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KANSAS CITY, Mo. -- Kansas State coach Bill Snyder said college athletics is “in a bad place right now” to the point that his departure from the game might “not [be] too far away.” The remarks were made on a Kansas City-based sports radio station on Wednesday morning.
“College athletics, particularly football, has changed dramatically throughout my career,” Snyder said on 610 Sports Radio KCSP. “I think it's in a bad place right now. It's in a bad place for a variety of reasons. We've allowed it to become money driven. We've allowed it to become TV driven. We've allowed athletic programs or football programs to mean more to a university than what the university is really supposed to be all about.”
Snyder didn't specifically refer to conference realignment. But since 2010, Kansas State's conference, the Big 12, has lost four members while downsizing to 10 schools with the addition of TCU and West Virginia. Kansas State was particularly vulnerable in 2010 and again in 2011, when the Pac-12 attempted a raid of the Big 12 that could have left Snyder's school scrambling for a conference.
“The last I heard, we were educational institutions,” Snyder said. “Certainly there is an education that takes place in football, and I understand all the parameters. But it's not driven by values; it's driven by dollars and cents.”
Asked by a host if the current state of college athletics makes Snyder consider if he wants “to be in it much longer,” the coach replied: “You're not too far away. You're absolutely right.”
Rest of story:
Veteran coach Bill Snyder of Kansas State, with new contract, humbly said college athletics is in a bad place because it has become money driven.
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It is hard to argue that the fundamentals of the change have verged on insanity. The fact we are now at the point of getting a steady drumbeat that we should pay college athletes beyond the scholarship they receive embodies that perfectly. Right now we have something like 10% of athletic programs that pay for themselves. Legally you are not going to be able to just pay the sports that make money. Once payments of any size begin, there might be 10 programs that end up breaking even. You will fracture into pay/non-pay divisions just as we have scholarship and non-scholarship. Is that a good thing? Who knows for sure, but a College Pay Division with about the same number of teams as the NFL is not out of the realm of possibility in the next 20 years with the current lobbying.
Snyder sounds tired of fighting it. I believe him to be perhaps the greatest coach in the history of college football because of what he has been able to accomplish with a middle of nowhere program and second tier talent. You can compare the KState years with and without him for a majority of the resume. Hopefully he retires soon to a nice fishing hole.
This post was edited by rozell99 12 months ago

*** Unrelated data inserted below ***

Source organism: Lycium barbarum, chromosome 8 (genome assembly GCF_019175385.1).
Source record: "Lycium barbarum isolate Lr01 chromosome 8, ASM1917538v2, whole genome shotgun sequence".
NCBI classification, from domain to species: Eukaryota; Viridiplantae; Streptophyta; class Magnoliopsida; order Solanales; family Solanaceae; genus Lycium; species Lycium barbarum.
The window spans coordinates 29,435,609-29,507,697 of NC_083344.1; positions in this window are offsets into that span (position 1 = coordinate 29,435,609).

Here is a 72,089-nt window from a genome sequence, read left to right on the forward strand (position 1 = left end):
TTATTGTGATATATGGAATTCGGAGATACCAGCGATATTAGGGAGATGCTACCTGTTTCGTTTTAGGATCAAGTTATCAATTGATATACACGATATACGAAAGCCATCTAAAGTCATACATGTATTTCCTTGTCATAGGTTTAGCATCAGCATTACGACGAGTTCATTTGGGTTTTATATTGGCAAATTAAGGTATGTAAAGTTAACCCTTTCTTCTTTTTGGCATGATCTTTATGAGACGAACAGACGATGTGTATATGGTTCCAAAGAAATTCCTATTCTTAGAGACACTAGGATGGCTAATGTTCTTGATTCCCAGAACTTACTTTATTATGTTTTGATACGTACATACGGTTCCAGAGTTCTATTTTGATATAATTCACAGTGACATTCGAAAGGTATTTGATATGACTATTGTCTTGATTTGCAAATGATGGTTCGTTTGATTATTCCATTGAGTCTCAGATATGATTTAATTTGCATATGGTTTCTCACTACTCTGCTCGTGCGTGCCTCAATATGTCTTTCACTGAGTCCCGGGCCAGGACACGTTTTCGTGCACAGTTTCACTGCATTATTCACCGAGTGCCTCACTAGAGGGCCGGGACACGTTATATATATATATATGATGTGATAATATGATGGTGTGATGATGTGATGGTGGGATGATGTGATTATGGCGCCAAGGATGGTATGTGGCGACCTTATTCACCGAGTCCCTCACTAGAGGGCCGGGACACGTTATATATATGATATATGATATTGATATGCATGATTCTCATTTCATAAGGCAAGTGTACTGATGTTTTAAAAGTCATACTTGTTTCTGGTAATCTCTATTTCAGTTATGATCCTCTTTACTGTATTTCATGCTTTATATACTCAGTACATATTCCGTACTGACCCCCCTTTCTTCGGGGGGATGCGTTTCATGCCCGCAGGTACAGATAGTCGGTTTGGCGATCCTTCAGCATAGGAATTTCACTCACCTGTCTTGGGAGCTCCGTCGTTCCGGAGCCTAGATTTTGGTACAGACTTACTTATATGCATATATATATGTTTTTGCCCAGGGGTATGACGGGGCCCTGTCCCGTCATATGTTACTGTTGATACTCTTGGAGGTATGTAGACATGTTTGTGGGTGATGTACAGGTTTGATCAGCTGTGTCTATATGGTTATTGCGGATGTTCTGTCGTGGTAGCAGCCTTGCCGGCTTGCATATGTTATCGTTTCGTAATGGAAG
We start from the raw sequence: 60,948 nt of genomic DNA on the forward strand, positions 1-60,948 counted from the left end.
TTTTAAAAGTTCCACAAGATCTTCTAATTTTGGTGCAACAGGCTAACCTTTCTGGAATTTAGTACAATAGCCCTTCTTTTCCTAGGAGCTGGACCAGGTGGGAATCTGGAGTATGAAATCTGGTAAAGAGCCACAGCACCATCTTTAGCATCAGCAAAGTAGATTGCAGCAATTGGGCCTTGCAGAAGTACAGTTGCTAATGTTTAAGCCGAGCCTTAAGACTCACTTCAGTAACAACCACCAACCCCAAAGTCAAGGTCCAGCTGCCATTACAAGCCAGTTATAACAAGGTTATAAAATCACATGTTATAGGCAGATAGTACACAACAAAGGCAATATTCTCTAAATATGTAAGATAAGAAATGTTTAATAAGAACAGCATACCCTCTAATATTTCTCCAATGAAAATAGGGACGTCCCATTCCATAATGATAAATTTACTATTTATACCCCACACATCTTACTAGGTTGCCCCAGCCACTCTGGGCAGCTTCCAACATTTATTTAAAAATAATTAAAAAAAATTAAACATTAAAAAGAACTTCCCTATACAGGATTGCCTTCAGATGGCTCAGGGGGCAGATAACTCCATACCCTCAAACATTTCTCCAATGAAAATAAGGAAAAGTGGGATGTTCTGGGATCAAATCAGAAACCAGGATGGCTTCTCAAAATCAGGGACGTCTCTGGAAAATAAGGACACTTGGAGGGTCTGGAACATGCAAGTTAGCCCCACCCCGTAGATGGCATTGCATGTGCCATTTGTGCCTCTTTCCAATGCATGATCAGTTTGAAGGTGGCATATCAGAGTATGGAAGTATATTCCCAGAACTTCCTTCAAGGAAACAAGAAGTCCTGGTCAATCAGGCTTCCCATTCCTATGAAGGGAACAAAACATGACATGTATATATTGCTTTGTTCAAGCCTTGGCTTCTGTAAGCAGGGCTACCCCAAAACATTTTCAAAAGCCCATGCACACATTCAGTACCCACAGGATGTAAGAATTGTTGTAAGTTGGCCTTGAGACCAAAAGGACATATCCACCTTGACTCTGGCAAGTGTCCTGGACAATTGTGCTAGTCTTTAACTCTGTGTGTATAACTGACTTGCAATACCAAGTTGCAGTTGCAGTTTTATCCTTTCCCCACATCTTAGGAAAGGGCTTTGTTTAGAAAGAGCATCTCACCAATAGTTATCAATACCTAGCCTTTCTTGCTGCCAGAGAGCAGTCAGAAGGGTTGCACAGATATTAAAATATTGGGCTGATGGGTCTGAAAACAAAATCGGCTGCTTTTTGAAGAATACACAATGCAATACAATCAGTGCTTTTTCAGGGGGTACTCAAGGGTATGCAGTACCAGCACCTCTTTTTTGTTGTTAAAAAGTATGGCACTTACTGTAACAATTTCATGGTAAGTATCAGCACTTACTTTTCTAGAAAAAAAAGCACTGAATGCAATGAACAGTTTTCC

With all due respect to Coach Snyder (& I have a great deal of respect for him & his accomplishments), but college athletics being "driven by dollars and cents" started long before he took over @ KSU
If this is a problem that's driving him out of football, he's had blinders on for quite a while
The old ball coach is entirely right. It may have started before he got to KSU but the evidence that thigs are as he described is incontrovertible. For crying out loud we are now recruiting sophomores. How long before we are recruting high school freshmen? What is the message to the kids; "You only need to go to high school to prepare for college football."
We are now developing scouting departments at the college level. Some schools have had it for quite some time buried in other titles to circumvent rules. We are on the cusp of to pattern college programs being run like the professional rank.
Already the college football athletes spend all year playing football--spring, summer and fall--they get no break. It is a wonder that they are able to find time for an education at all.
Coach Snyder has some good points. I worry about the corrosive effects that big money athletics has on a university, including UT. Academics almost becomes an asterisk to what defines bigger programs. Though that is really not true, the perception is that sports becomes the most recognizable aspect of a school, even becoming its ego.
Though I'll bleed orange until I die, I am concerned about the pitfalls that good people get trapped into during their quest to be the best, and pressure from the fan base that is largely unrealistic, not dealing well with the cyclical nature of success. The push to win can become toxic, altering what is really important, and contributing to lack of compliance with rules. Most of us are powerless to change this process. It will proceed to its logical end - whatever that might be.
"Football doesn't build character. It eliminates the weak ones." DKR
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